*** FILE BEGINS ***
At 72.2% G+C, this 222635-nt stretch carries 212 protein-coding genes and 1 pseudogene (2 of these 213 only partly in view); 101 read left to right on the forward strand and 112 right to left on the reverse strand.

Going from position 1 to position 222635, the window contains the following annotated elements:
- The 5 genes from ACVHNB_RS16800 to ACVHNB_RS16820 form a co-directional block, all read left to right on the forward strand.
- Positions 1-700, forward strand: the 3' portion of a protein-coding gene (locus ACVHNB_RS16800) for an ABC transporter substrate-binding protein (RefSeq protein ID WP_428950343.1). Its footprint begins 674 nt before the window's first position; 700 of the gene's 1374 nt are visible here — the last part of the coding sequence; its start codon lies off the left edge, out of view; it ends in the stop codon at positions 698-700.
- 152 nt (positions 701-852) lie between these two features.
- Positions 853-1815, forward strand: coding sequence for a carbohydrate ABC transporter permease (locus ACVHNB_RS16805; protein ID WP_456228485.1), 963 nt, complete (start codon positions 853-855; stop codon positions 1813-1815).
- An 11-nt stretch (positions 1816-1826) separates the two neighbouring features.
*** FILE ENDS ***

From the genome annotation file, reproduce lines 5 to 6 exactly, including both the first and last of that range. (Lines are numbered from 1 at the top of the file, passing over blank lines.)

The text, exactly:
- 152 nt (positions 701-852) lie between these two features.
- Positions 853-1815, forward strand: coding sequence for a carbohydrate ABC transporter permease (locus ACVHNB_RS16805; protein ID WP_456228485.1), 963 nt, complete (start codon positions 853-855; stop codon positions 1813-1815).